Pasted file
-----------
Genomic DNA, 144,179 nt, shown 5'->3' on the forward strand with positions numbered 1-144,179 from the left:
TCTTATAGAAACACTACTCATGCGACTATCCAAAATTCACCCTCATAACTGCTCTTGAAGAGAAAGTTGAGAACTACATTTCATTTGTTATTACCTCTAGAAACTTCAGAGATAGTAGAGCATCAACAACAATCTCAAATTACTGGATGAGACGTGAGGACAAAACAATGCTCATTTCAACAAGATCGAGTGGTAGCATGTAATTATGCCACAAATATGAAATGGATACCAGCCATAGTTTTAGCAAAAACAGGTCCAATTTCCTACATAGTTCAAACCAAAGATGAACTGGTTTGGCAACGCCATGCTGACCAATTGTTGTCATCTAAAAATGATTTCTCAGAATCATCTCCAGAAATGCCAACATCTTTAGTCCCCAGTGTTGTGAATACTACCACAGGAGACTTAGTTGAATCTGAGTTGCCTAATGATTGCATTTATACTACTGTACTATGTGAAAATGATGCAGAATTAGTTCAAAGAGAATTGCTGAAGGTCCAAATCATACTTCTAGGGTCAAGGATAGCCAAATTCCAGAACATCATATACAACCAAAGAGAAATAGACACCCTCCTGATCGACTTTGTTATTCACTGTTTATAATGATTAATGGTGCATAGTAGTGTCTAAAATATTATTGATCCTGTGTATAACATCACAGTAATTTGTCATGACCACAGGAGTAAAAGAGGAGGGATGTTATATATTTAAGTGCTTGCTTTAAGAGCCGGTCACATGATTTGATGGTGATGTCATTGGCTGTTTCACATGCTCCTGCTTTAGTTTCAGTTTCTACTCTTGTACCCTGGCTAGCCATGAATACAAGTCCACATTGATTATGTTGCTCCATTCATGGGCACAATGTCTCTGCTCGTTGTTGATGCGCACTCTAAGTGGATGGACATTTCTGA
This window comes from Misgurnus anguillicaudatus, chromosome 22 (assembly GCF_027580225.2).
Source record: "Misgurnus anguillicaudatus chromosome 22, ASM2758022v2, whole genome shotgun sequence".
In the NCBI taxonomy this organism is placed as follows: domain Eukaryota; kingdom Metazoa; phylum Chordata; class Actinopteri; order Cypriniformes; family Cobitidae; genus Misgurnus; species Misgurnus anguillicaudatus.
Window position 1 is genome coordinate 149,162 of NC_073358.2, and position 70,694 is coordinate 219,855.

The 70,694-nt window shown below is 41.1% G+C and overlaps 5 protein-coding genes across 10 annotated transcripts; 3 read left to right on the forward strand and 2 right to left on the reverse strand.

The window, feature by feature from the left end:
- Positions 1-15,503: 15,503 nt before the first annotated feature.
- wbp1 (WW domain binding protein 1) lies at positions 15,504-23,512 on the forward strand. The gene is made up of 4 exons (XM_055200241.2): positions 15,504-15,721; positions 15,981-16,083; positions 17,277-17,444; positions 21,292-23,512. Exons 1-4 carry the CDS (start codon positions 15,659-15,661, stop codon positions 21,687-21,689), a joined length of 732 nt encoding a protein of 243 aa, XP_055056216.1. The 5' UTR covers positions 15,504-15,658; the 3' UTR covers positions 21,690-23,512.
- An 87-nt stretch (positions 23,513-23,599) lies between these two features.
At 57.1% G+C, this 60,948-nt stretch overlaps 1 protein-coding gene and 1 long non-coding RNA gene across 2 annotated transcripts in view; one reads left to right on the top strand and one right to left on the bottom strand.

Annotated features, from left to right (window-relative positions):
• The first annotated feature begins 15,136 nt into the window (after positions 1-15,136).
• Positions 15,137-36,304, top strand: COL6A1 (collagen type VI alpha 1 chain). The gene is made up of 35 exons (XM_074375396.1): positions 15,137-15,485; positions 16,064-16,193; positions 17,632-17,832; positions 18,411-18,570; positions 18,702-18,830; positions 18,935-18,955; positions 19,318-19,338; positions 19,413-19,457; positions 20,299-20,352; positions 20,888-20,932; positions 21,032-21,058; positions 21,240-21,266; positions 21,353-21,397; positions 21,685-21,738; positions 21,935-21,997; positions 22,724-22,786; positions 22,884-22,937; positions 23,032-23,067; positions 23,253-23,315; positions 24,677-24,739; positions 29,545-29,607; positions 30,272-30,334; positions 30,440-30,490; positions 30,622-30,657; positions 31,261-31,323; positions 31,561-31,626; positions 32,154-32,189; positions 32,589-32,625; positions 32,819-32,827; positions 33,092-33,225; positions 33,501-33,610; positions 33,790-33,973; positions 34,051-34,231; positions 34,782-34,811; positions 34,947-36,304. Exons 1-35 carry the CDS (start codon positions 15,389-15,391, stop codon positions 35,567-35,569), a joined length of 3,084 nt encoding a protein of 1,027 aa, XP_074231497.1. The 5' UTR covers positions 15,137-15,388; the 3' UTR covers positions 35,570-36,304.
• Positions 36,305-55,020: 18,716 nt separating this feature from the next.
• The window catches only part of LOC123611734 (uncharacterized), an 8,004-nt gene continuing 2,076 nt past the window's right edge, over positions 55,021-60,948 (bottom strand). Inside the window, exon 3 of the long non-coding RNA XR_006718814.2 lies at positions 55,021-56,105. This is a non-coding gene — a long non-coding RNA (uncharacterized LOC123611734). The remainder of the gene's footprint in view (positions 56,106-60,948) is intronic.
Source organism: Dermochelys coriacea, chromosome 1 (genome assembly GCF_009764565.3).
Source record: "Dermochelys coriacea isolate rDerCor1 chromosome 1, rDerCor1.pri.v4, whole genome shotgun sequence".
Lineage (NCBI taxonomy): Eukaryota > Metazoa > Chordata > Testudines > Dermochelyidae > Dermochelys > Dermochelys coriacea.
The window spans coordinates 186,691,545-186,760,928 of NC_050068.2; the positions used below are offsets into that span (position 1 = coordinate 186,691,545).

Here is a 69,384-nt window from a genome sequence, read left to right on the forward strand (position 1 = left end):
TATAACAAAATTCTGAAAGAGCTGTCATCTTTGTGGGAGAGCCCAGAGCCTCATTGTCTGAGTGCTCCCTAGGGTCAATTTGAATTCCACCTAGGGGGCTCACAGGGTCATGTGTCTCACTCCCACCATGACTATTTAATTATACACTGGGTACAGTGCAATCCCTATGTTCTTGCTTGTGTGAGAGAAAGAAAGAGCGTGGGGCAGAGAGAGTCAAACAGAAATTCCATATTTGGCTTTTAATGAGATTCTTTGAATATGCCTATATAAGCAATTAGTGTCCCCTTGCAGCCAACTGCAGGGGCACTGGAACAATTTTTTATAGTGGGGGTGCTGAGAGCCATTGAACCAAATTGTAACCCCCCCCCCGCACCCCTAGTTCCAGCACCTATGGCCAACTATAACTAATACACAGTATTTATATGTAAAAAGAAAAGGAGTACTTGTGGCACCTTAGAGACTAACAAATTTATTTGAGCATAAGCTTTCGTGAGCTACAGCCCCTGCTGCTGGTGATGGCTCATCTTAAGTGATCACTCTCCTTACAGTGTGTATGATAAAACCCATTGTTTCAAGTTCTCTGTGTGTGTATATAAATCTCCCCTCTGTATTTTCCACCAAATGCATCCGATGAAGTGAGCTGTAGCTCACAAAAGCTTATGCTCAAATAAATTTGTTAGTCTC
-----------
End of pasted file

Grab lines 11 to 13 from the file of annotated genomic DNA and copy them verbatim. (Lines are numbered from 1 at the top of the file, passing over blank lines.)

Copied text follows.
- An 87-nt stretch (positions 23,513-23,599) lies between these two features.
At 57.1% G+C, this 60,948-nt stretch overlaps 1 protein-coding gene and 1 long non-coding RNA gene across 2 annotated transcripts in view; one reads left to right on the top strand and one right to left on the bottom strand.

Annotated features, from left to right (window-relative positions):